RIO DE JANEIRO – Well, that was that. Brazilians had been hungry to host another World Cup final in Rio’s historic Maracanã stadium since 1950, and although in the end things didn’t go to plan on the pitch, many have praised the country’s enthusiasm, hospitality and what turned out to be a dramatic and unforgettable World Cup.
RIO DE JANEIRO – Hundreds of football fans in Brazil for the World Cup are refusing to pay sky-high accommodation prices and instead are opting to sleep rough during the key sporting event.
In Rio de Janeiro, football fans from all over the world can be seen sleeping in the main bus station and on the city’s famous beaches, where temperatures have tumbled to 15°C at night and rain has been a regular feature.
Fans, including many from Argentina, Colombia and Chile, have come to Brazil for weeks in some cases without booking any accommodation and, for most, the risk is directly linked to hotels inflating prices during the World Cup.
GUARULHOS, SÃO PAULO – Brazilian President Dilma Rousseff officially opened a long-awaited new international terminal at São Paulo’s main Guarulhos international airport on Tuesday, three weeks before the country hosts the World Cup.
Rousseff said the new glass and steel terminal represented a transformation in the Brazilian population, more and more of whom are now able to afford flying as a travel option after 46 million Brazilians moved up on the social ladder into the economic middle classes.
“The changes that we have made here are part of the work done to address the real transformation seen from when we saw 36 million people travelling by plane at the beginning of the decade, to 111 million today,” she said.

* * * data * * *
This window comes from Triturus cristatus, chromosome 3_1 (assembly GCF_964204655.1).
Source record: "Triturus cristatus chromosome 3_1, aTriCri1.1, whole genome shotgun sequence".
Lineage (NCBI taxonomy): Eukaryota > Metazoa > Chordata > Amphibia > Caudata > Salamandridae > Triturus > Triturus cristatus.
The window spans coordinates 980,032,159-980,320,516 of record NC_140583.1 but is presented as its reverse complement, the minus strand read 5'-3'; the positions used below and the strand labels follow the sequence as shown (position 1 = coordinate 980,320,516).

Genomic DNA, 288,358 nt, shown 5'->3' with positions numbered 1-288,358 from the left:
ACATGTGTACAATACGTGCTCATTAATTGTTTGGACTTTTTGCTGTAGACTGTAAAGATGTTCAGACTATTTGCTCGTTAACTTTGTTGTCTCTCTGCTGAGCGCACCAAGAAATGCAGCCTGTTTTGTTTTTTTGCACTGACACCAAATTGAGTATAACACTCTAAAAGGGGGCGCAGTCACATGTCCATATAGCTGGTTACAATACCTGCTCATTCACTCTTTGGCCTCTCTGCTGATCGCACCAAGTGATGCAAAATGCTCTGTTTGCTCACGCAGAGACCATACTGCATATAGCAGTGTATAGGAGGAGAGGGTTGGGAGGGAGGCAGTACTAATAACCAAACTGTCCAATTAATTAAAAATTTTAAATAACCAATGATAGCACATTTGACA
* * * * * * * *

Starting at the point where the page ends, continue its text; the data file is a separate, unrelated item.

SÃO PAULO – Colour, music and hundreds of thousands of people in exotic (and often very revealing!) fancy dress flooded the streets of central São Paulo this Sunday as the city’s 18th annual Gay Pride Parade – officially the world’s biggest – rode into town.
Police estimates put the number at around 100,000, but correspondents say the figure was likely to be over a million. Organisers have yet to release an estimate but were hoping for at least 3 million revellers.
NATAL – Take it all in. It’s one of the most beautiful cities in Brazil’s northeast region.
I’m just here for a couple of days on a filming trip for the BBC, which has taken me to the far less glamorous North Zone of the city. Then I’ll head back to São Paulo and normal service shall resume.
Just thought I’d share these photos I took along the way:
Carnival in Rio de Janeiro is, in a word, overwhelming – for every one of the senses. Everything gets a good pounding: your ears, eyes, nostrils, and quite definitely your brain.
For some reason it’s taken me three years to get to Rio Carnival – but it was definitely worth it.
There are those who mistakenly think Carnival is all about the samba schools parading at the Sambódromo, which celebrated 30 years of colour and dance this year, but the real heart of Carnival is most certainly in the blocos – the many, many street parties (450+ this year) that adorn Rio’s street and bring large swathes of the city to a grinding halt in a mass of sweaty, alcohol-fuelled dancing and debauchery.
Here is a small taster – click to enlarge photos. For the full gallery, see my Flickr set.